Why Integrated Operational Technology is helping to streamline building maintenance

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What is Integrated Operational Technology? Cameron Exley from GEG to talk about how integrating technology into the facility can be a long-term cost-effective solution.

Often confused with Information Technology, OT is the focus on behaviours and outcomes. Most control systems employed across industrial and manufacturing installations in the past weren’t networked. The result? Siloed specialised devices, each electronic, but lacking the ability to communicate or share information with one another. This results in human operators to bridge these gaps.

At GEG, Cameron Exley has been brought on board as the Head of Technology Commercialisation. The role has been created to help customers working in facilities management to solve different tech challenges and differences within their operational technology environments. It’s essential in streamlining these technologies and making sure that they are talking to one another.
It’s so important for these technologies to be able to read one another. This is done by aligning different resources in-house with traditional service lines. Combining teams to bring in the right players at the right time, and the problem is solved. Exley concentrates at searching for the best solution. It’s important to him that businesses and organisations know that it’s not always a tech upgrade.

Traditionally the OT environment has been sold as individual products. This includes CCTV systems, air conditioning and purifying, lighting, the list goes on. It was individual things that helped the operations of the building. But, with the tech advances, it’s turning into an interesting space. The whole concept of Master Systems Integrator (MSI) was born and is starting to mature.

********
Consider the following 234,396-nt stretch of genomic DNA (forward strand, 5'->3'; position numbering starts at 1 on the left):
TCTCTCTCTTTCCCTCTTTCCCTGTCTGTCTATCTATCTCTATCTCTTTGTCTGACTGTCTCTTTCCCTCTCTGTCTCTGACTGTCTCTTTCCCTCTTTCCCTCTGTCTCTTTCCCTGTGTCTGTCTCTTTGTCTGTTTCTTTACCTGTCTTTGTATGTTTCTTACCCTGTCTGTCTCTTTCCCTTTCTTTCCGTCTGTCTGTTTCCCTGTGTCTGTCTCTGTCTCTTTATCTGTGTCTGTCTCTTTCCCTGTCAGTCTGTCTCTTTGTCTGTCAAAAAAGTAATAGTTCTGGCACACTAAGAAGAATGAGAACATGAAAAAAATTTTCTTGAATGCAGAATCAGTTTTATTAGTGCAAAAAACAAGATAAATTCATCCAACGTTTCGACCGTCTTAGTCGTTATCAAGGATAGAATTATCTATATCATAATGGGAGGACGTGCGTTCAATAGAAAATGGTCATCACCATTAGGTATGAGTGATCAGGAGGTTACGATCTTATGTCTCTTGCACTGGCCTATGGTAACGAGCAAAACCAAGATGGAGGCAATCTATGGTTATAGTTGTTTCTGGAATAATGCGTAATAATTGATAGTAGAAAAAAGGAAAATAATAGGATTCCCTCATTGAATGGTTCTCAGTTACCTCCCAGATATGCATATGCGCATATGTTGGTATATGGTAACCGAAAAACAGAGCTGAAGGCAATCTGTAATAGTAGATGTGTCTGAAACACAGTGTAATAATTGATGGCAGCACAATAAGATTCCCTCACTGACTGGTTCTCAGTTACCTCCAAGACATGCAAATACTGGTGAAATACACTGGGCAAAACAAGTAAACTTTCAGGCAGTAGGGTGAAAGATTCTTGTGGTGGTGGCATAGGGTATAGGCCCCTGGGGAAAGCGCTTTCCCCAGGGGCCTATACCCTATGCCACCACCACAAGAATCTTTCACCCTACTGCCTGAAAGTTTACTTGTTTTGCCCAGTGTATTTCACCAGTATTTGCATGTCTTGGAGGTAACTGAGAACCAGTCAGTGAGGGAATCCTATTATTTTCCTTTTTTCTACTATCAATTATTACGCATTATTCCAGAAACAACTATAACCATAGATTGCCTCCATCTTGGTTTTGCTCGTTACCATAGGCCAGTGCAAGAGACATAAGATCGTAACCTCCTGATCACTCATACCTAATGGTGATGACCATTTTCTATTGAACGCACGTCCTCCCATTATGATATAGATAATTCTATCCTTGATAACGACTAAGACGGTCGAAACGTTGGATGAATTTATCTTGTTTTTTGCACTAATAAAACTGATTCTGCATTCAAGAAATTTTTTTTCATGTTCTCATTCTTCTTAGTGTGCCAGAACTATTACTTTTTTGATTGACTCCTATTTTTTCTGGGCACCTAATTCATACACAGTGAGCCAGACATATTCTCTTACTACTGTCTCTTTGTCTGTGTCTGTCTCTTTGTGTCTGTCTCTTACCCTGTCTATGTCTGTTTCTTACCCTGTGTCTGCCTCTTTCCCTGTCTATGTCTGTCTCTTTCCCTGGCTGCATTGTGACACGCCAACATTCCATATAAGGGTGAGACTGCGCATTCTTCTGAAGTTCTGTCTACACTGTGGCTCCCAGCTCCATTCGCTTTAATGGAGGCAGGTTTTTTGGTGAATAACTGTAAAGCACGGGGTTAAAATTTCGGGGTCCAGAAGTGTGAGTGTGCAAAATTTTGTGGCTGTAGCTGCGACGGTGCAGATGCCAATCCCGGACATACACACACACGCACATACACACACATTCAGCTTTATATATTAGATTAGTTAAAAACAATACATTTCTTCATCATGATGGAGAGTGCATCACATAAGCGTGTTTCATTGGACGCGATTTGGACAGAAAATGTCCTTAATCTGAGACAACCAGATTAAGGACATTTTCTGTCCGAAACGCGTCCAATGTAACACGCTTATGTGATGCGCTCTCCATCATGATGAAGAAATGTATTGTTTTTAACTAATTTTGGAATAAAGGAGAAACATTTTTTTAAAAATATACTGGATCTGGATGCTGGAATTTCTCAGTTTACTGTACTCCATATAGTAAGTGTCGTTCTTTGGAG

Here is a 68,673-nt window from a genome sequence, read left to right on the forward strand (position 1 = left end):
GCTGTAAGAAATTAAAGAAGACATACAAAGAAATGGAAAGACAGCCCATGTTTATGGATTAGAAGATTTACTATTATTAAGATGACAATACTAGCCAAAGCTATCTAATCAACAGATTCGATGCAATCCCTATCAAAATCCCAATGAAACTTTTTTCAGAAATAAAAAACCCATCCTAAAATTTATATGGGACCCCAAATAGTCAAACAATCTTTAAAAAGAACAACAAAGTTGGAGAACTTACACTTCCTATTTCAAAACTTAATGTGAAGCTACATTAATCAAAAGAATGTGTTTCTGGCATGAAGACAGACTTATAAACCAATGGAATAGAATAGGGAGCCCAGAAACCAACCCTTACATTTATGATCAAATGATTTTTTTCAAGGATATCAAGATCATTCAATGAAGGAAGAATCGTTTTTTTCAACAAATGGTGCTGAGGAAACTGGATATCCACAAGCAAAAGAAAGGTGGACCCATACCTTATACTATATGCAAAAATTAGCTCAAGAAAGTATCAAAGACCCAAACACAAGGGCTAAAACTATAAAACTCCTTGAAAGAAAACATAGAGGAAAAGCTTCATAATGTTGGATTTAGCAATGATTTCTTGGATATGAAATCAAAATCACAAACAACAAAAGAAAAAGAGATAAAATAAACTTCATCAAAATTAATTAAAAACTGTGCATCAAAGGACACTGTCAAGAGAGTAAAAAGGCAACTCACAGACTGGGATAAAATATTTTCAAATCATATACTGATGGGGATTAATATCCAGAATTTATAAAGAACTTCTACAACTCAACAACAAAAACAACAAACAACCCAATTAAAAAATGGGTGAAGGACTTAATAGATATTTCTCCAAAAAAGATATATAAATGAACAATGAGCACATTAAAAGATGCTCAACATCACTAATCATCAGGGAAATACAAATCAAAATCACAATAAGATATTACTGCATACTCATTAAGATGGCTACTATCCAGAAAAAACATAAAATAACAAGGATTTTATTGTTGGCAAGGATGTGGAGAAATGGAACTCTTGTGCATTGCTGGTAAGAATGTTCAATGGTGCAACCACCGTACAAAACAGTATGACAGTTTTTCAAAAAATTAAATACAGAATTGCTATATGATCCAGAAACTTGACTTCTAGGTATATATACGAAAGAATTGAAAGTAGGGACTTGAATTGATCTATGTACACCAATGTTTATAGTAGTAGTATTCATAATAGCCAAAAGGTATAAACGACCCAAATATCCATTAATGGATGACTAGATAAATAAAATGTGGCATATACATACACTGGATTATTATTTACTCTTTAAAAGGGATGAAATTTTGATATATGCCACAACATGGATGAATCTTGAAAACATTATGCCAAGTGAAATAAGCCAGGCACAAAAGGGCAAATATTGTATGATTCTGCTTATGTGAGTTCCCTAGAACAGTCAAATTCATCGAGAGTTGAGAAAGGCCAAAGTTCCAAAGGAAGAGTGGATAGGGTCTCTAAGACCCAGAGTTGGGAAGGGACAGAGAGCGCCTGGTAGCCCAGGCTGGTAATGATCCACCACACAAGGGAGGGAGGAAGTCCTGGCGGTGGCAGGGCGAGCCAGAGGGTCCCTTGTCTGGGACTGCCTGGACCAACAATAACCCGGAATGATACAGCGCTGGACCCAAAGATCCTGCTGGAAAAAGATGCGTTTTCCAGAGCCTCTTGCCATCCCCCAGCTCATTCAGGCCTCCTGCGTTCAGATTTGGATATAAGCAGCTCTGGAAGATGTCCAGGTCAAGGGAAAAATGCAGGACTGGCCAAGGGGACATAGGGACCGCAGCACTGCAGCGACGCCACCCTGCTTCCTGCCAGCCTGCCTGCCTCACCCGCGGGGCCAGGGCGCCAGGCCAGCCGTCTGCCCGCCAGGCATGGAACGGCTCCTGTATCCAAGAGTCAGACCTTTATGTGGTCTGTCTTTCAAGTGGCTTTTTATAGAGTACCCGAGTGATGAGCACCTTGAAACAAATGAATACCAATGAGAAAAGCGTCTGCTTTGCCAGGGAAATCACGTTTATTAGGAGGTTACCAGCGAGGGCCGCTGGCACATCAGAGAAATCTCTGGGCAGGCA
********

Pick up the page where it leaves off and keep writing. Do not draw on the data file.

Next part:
As an example, building managers and facility managers have been looking at air quality sensors a lot recently. With the pandemic and less bodies in the office, air quality has become so important, in addition to temperature. Integrating operational technology will help with this: air quality sensors will talk to the air conditioner and improve comfort and efficiency, it will then measure the air quality, including particulate matter that includes VOCs and CO2 levels in the air and report back on the air quality. Customers are looking for things to operate holistically, and this is where we can assist. The newly appointed roles are to make sure that a single environment of technology ecosystem is created.

At GEG, there is a focus on four outcomes for building’s tenants. These are:

  1. Reduce risk. This is top of the funnel of importance. The health and safety of GEG’s building’s tenants. A need to assess failures, look at the commercial uses of the buildings. But it’s also about so much more than this. Part of risk reduction is looking at cyber risks. Cyber risks have become such a major player in people’s setup, huge companies have fallen victim to cyber breaches. Exley wants to provide assurance that people’s cyber safety is the best it can be.
  2. Reduce expenditure. But what does this mean? This is about showing tenants that a one time cost can mean huge savings over a period of time. Office places and commercial spaces are so different to what they once were, with less people coming in and out, more hybrid work. Maybe less lighting needs to be used, maybe an air conditioner needs to understand how many bodies there are in one room at a time, and minimise the power. These are the sort of things Exley chooses to focus on.
  3. Improve environmental stance. Sustainability is so important these days. And there is now technology that allows monitoring in much greater detail the energy usage in a building. GEG invented a system that would detail this, pre smart metres.
  4. Reduce complaints. Exley wants to have his tenants having no reason to say that their systems aren’t operating smoothly.

There has always been some hesitation when it comes to adopting new technology. However, Exley sees this hesitation changing. The technology is coming down to an affordable price point now – tenants are able to see this as an affordable and worthwhile investment. There used to be no data to prove that there were savings to be had, but now there’s ways to prove that retroactively fitting things can (and will) be cost effective.

The industry is becoming more technology forward, and this is the way of the future.

Cameron Exley is the Head of Technology Commercialisation at Grosvenor Engineering Group.

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